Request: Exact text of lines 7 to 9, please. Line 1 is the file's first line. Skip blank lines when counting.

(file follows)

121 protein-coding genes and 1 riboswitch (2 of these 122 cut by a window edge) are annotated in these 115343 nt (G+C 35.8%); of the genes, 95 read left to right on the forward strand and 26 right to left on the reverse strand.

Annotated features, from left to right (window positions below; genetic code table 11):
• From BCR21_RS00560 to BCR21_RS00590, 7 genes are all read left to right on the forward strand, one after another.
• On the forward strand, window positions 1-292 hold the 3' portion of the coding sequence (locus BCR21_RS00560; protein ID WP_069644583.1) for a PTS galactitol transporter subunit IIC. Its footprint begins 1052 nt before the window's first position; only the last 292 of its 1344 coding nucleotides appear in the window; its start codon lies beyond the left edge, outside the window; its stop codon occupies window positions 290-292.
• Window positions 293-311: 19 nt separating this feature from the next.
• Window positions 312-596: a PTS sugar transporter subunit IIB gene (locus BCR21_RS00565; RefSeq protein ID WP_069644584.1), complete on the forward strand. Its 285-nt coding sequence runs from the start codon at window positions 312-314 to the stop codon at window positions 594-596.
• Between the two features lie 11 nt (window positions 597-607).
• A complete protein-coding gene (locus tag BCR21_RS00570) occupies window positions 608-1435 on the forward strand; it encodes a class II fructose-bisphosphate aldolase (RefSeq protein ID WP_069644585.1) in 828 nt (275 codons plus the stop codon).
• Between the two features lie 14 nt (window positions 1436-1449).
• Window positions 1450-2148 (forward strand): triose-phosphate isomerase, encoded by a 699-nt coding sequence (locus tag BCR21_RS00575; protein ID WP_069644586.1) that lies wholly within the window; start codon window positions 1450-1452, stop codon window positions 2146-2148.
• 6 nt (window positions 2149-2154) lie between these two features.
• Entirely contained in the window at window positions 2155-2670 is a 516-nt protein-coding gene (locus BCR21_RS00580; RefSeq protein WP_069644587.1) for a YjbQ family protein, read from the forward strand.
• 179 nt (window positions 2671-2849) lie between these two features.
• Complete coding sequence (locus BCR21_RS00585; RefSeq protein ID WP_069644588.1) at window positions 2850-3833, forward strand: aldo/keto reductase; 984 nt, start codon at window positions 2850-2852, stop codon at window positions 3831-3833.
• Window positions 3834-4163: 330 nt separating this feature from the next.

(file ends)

• Between the two features lie 11 nt (window positions 597-607).
• A complete protein-coding gene (locus tag BCR21_RS00570) occupies window positions 608-1435 on the forward strand; it encodes a class II fructose-bisphosphate aldolase (RefSeq protein ID WP_069644585.1) in 828 nt (275 codons plus the stop codon).
• Between the two features lie 14 nt (window positions 1436-1449).